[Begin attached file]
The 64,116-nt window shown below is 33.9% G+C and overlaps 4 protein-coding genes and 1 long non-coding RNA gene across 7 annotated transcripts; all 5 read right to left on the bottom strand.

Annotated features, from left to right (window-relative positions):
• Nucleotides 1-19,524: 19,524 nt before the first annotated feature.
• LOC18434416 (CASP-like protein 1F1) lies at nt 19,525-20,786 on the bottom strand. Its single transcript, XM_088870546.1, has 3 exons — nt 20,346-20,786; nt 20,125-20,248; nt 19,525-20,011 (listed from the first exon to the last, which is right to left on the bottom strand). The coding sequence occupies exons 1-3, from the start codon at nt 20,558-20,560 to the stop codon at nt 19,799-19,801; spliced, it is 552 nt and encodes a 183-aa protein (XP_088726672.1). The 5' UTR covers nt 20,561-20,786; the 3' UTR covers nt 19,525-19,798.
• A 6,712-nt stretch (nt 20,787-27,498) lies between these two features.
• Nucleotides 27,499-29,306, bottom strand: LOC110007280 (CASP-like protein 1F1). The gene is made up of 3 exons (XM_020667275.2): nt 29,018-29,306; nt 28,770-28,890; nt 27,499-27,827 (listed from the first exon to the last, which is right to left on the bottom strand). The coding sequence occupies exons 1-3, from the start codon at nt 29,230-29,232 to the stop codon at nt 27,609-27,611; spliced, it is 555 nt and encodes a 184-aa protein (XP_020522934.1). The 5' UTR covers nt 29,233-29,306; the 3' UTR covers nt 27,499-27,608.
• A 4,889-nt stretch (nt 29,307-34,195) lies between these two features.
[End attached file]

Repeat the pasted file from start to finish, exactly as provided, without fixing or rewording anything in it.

The 64,116-nt window shown below is 33.9% G+C and overlaps 4 protein-coding genes and 1 long non-coding RNA gene across 7 annotated transcripts; all 5 read right to left on the bottom strand.

Annotated features, from left to right (window-relative positions):
• Nucleotides 1-19,524: 19,524 nt before the first annotated feature.
• LOC18434416 (CASP-like protein 1F1) lies at nt 19,525-20,786 on the bottom strand. Its single transcript, XM_088870546.1, has 3 exons — nt 20,346-20,786; nt 20,125-20,248; nt 19,525-20,011 (listed from the first exon to the last, which is right to left on the bottom strand). The coding sequence occupies exons 1-3, from the start codon at nt 20,558-20,560 to the stop codon at nt 19,799-19,801; spliced, it is 552 nt and encodes a 183-aa protein (XP_088726672.1). The 5' UTR covers nt 20,561-20,786; the 3' UTR covers nt 19,525-19,798.
• A 6,712-nt stretch (nt 20,787-27,498) lies between these two features.
• Nucleotides 27,499-29,306, bottom strand: LOC110007280 (CASP-like protein 1F1). The gene is made up of 3 exons (XM_020667275.2): nt 29,018-29,306; nt 28,770-28,890; nt 27,499-27,827 (listed from the first exon to the last, which is right to left on the bottom strand). The coding sequence occupies exons 1-3, from the start codon at nt 29,230-29,232 to the stop codon at nt 27,609-27,611; spliced, it is 555 nt and encodes a 184-aa protein (XP_020522934.1). The 5' UTR covers nt 29,233-29,306; the 3' UTR covers nt 27,499-27,608.
• A 4,889-nt stretch (nt 29,307-34,195) lies between these two features.